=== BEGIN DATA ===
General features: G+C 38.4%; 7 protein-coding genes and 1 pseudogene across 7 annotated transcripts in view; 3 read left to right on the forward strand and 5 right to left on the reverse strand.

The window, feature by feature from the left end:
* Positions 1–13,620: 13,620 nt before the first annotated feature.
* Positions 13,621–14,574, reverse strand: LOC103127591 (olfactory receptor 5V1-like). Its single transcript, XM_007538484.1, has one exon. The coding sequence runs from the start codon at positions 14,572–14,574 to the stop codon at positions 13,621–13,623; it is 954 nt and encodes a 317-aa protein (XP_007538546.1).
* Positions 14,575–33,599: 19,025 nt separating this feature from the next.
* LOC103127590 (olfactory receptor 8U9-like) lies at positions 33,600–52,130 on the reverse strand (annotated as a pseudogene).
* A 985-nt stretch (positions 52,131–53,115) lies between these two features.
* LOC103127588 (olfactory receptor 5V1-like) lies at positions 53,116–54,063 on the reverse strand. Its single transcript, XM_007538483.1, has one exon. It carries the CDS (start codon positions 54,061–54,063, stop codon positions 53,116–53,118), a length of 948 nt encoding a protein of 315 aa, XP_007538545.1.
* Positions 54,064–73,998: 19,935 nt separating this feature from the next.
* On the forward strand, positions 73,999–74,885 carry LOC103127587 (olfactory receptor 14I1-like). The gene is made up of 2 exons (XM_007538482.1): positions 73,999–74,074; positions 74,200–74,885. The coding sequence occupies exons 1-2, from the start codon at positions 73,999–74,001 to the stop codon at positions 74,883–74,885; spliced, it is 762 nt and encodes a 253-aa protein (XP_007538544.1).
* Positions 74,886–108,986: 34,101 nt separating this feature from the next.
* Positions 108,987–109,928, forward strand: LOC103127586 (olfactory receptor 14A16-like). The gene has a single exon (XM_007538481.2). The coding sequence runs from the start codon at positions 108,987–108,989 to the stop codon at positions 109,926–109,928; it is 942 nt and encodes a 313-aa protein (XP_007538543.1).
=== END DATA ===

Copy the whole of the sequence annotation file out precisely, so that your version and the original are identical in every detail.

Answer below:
General features: G+C 38.4%; 7 protein-coding genes and 1 pseudogene across 7 annotated transcripts in view; 3 read left to right on the forward strand and 5 right to left on the reverse strand.

The window, feature by feature from the left end:
* Positions 1–13,620: 13,620 nt before the first annotated feature.
* Positions 13,621–14,574, reverse strand: LOC103127591 (olfactory receptor 5V1-like). Its single transcript, XM_007538484.1, has one exon. The coding sequence runs from the start codon at positions 14,572–14,574 to the stop codon at positions 13,621–13,623; it is 954 nt and encodes a 317-aa protein (XP_007538546.1).
* Positions 14,575–33,599: 19,025 nt separating this feature from the next.
* LOC103127590 (olfactory receptor 8U9-like) lies at positions 33,600–52,130 on the reverse strand (annotated as a pseudogene).
* A 985-nt stretch (positions 52,131–53,115) lies between these two features.
* LOC103127588 (olfactory receptor 5V1-like) lies at positions 53,116–54,063 on the reverse strand. Its single transcript, XM_007538483.1, has one exon. It carries the CDS (start codon positions 54,061–54,063, stop codon positions 53,116–53,118), a length of 948 nt encoding a protein of 315 aa, XP_007538545.1.
* Positions 54,064–73,998: 19,935 nt separating this feature from the next.
* On the forward strand, positions 73,999–74,885 carry LOC103127587 (olfactory receptor 14I1-like). The gene is made up of 2 exons (XM_007538482.1): positions 73,999–74,074; positions 74,200–74,885. The coding sequence occupies exons 1-2, from the start codon at positions 73,999–74,001 to the stop codon at positions 74,883–74,885; spliced, it is 762 nt and encodes a 253-aa protein (XP_007538544.1).
* Positions 74,886–108,986: 34,101 nt separating this feature from the next.
* Positions 108,987–109,928, forward strand: LOC103127586 (olfactory receptor 14A16-like). The gene has a single exon (XM_007538481.2). The coding sequence runs from the start codon at positions 108,987–108,989 to the stop codon at positions 109,926–109,928; it is 942 nt and encodes a 313-aa protein (XP_007538543.1).